by Joe Slwooko of St. Lawrence Island, North Bering Sea
Authentic Alaska Native Eskimo handicraft. It was carved and significantly transformed from marine mammal walrus ivory into Authentic Alaska Native Eskimo handicraft and signed by Alaska Native Eskimo artist Joe Slwooko.
This very nice Halibut was carved from walrus ivory by Joe Slwooko of Gambell, Alaska; a small Siberian Yup'ik Eskimo village of about 700 people on St. Lawrence Island, just south of the Bering Straits. Their language is spoken on both the U.S. and Russian side of the straits. It's about 140 miles off shore from Nome Alaska, and about 40 miles from Russia. On a clear day (which is rare) you can see the mountains of Siberia.
Joe has carved for many years and is a master carver. He carves from ivory tusks of walrus, walrus bone and whalebone, and trims them with baleen from Bowhead whales. Much walrus ivory, walrus bone and whalebone are found washed up on beaches after storms. Carving is a rich tradition for the Native Alaskan people on St. Lawrence Island; it helps sustain their proud culture and way of life in a very remote and harsh area.
Halibut or "Ivisa" - which is halibut in the Siberian Yup'ik language. This beautiful halibut was carved from the tusk of a walrus. The center of the walrus tusk is a rich mottled yellowish/tan texture while the outer portions are a smooth cream and pure white color. This piece is carved from the outer portion of the tusk. The outer cream makes up the body and a it was cut diagonally so there is a pattern of pure white on the back. The eyes are inlaid baleen; a fibrous black material found in the mouth of Bowhead whales; they strain food through it. It's mounted on a walrus jawbone base found in the old village of Gambell, it was buried for centuries and took on a rich tan patina.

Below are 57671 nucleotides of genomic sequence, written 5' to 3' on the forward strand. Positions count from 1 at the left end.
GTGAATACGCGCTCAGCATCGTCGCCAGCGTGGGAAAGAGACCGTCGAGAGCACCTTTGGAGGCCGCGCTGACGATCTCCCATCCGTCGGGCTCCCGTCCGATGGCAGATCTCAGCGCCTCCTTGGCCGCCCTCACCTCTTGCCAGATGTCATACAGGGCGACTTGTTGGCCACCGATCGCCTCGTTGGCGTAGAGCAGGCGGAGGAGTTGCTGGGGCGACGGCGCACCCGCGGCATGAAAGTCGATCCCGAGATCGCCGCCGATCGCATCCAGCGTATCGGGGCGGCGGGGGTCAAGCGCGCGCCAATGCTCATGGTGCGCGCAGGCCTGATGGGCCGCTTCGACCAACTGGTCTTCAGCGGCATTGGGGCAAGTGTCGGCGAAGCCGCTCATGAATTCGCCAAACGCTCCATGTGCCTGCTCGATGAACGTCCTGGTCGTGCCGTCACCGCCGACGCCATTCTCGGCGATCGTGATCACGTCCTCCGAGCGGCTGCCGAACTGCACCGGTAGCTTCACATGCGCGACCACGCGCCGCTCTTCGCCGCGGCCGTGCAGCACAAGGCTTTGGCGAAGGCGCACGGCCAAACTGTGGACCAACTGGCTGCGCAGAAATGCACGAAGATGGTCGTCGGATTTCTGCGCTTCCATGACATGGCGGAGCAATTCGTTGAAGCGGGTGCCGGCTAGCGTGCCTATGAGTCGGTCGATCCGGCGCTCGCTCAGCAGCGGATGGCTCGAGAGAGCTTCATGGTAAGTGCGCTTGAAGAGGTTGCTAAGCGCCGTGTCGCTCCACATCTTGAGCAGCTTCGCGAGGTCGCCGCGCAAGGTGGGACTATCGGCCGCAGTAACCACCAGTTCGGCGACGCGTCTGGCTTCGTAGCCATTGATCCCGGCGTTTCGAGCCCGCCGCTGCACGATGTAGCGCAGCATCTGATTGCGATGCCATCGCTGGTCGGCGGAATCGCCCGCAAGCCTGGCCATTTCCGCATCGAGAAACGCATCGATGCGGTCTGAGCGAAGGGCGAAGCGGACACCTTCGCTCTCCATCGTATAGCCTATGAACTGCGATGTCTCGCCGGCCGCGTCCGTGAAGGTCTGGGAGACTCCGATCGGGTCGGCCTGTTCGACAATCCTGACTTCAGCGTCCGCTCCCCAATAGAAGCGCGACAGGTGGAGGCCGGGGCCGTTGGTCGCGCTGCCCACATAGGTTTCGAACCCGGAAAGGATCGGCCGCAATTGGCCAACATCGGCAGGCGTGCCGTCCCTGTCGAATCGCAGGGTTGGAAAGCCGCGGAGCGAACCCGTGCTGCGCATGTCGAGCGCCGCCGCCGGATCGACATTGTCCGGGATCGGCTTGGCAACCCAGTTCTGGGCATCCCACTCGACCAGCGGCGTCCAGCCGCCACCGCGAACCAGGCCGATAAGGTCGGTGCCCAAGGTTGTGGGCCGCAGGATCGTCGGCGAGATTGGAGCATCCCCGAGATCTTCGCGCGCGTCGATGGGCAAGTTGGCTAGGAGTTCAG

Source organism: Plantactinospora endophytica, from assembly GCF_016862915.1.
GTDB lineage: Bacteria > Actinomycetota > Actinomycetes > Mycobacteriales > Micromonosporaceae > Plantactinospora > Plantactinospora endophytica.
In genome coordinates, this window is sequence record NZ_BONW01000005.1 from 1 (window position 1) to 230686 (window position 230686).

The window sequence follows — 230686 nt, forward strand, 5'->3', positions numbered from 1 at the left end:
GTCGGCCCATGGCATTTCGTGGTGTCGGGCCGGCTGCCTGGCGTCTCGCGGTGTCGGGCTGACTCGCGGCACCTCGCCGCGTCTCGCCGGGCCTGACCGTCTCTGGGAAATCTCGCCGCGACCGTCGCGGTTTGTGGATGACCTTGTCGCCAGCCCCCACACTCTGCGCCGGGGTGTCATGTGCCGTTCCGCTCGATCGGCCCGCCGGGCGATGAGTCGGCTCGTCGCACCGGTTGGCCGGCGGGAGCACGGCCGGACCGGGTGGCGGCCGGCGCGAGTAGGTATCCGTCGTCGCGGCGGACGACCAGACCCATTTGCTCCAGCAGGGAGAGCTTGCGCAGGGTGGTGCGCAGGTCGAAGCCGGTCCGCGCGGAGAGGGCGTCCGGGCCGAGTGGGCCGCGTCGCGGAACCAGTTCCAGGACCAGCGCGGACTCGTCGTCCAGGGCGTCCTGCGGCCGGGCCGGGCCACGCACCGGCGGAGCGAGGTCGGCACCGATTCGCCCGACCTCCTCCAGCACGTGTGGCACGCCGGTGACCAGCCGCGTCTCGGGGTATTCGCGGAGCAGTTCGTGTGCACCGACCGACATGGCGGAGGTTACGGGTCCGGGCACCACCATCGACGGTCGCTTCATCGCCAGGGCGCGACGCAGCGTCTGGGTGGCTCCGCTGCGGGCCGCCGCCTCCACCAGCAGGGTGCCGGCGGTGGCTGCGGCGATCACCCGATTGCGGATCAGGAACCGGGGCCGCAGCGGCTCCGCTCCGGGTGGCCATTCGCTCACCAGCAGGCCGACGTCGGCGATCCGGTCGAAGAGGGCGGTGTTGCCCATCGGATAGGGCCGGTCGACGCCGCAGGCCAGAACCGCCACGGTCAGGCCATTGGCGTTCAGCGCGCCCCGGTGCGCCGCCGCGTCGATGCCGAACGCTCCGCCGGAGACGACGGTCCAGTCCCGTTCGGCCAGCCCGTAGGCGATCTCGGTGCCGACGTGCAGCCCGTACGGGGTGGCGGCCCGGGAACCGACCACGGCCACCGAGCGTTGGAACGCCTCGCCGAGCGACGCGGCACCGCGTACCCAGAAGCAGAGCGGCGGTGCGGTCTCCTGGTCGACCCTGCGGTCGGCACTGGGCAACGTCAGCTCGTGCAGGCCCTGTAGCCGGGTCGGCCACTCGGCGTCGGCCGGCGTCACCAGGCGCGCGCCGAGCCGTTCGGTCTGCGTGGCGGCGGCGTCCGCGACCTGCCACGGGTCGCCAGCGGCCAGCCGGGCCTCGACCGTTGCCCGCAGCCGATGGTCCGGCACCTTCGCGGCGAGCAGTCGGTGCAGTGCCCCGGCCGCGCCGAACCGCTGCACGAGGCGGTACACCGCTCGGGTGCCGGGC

Animals and birds played a key role in the Yup'ik culture. The Siberian Yup'ik people have lived in the Bering Straits for thousands of years. This harsh Arctic region is an extremely challenging area to live in, yet there is an abundance to be had from the land and sea. Hunting and gathering was the basis of survival and their culture and continues today. The walrus and Bowhead whales were the mainstay of their culture and continues today. Eskimo stories and myths are full of stories of the hunt.
Care of ivory includes avoiding hot dry locations, such as direct sun in a window or a heat register. Give it an occasional very light coating of baby oil or mineral oil, put it on a cloth first, avoid acid based oil such as lemon oil. Remember, our pet dogs, cats and birds also like ivory!
Joe signed the bottom of the base. The piece measures 3 7/8 inches long, 1 1/2 inches wide, and varies from 1/2 inch thick. This is a very elegant piece and would make a great unique gift for someone special or a great addition to a collection.
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